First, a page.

David will not spend much time on history, but rather on the near and slightly longer range future. The future that is becoming clearer with inevitable consequences and perhaps impossibilities unless…Dave will outline it all. Now the criteria for survival is changing and the needed path forward is not ‘business as usual’.
Dave’s consulting expertise spans resin making through the recycling industry, an unmatched breadth of knowledge and experience. From his acceptance speech (insert link**) at The Plastics Hall of Fame ceremony, you will see where Dave’s heart is. As he puts it, “The future is not inevitable in its consequences unless we let it be so. Inaction is a choice and usually not a good one.”
You cannot miss Dave’s presentation at PETnology Americas conference, June 25-26, Atlanta, Georgia.
Excerpt of Dave Cornell’s acceptance speak at Plastics Hall of Fame:
I thank the Plastics Academy and the current members for the election. No one accomplishes alone…
We are the good guys. We solve societal problems and make modern life possible. We innovate, create, and compete. And the public benefits. Plastic bottles do not cut tires or feet. Wet plastic grocery bags do not rip. Plastic packaging keeps food attractive and safe. Plastic dinnerware is sanitary. Hospital plastics save lives. Yet, the public discounts benefits and criticizes us for what it wants and enjoys. Some say ban us. Some call us polluters.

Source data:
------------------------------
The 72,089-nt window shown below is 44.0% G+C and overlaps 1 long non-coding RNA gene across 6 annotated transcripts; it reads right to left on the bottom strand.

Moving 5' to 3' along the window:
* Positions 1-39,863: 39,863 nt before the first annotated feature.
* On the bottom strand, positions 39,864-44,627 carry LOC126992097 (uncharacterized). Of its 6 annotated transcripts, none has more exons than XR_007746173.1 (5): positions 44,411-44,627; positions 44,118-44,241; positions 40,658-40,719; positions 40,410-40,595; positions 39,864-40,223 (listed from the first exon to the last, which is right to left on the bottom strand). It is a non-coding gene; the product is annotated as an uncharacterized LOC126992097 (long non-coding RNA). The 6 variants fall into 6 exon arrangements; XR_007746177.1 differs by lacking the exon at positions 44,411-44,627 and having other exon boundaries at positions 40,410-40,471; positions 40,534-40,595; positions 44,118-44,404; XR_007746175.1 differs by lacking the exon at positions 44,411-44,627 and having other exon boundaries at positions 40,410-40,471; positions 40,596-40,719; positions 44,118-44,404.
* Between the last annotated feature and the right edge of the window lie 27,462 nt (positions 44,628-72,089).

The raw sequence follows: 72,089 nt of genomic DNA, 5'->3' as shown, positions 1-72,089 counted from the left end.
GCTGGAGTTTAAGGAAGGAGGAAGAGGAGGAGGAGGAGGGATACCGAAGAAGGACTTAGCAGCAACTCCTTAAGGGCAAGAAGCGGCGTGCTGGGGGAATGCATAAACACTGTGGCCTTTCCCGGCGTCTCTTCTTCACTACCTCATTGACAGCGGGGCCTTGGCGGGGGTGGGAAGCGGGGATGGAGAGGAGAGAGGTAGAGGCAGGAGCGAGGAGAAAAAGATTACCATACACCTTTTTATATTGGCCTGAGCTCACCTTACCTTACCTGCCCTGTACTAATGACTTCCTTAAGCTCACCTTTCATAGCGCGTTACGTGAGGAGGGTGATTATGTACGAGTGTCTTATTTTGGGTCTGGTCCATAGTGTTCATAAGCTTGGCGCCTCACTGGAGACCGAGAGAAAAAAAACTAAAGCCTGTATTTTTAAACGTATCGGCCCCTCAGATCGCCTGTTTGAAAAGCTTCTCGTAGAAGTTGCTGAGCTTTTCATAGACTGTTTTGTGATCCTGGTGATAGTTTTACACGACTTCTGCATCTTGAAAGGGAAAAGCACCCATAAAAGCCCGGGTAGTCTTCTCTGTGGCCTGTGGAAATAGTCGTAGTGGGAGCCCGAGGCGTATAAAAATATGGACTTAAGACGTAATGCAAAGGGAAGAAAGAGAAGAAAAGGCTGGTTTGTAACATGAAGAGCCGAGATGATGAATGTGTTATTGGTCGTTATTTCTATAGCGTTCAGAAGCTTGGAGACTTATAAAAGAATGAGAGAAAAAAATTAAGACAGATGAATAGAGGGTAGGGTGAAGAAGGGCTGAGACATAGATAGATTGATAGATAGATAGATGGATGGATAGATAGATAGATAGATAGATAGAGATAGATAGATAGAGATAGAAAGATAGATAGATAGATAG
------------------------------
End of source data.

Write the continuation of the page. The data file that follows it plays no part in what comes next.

The 23 to 37 year old Millennials, the largest demographic group, tell us they do not recycle plastic much. They say it is too hard to understand. They say they are not sure they trust recycled plastic. They think they know about ‘carbon footprints’ and ‘sustainability’, which is unlikely, but they really do not know how plastics meet their needs. These folks are the future and they do not cheer for us. Plastics make their electronic ‘technology’ possible, but they do not appreciate our products. We are scary, non-authentic strangers to them. We must reach them.
The essence of Sustainability is efficient use of resources. That means use less, waste less, and do not terminally deplete. Recycling does that. Reused molecules are genuinely sustainable. And done correctly, recycling is profitable. Plastics make up 13% of municipal waste, but end up as 18% of the landfill. The 5% mismatch is insufficient recycling. The variety and uses of polymers makes recycling challenging. And while the postconsumer recycling industry is young and evolving quickly, we are too slow for the critics.
The plastics industry and its stakeholders will continue to compete. It is our nature. But, we need to cooperate to design for recyclability and for recycled content, to invest intelligently, and to cooperate to tell our good messages to the public. We need long term commitment and that takes leadership and money. Why? We really have no other choice if plastics are to survive and thrive.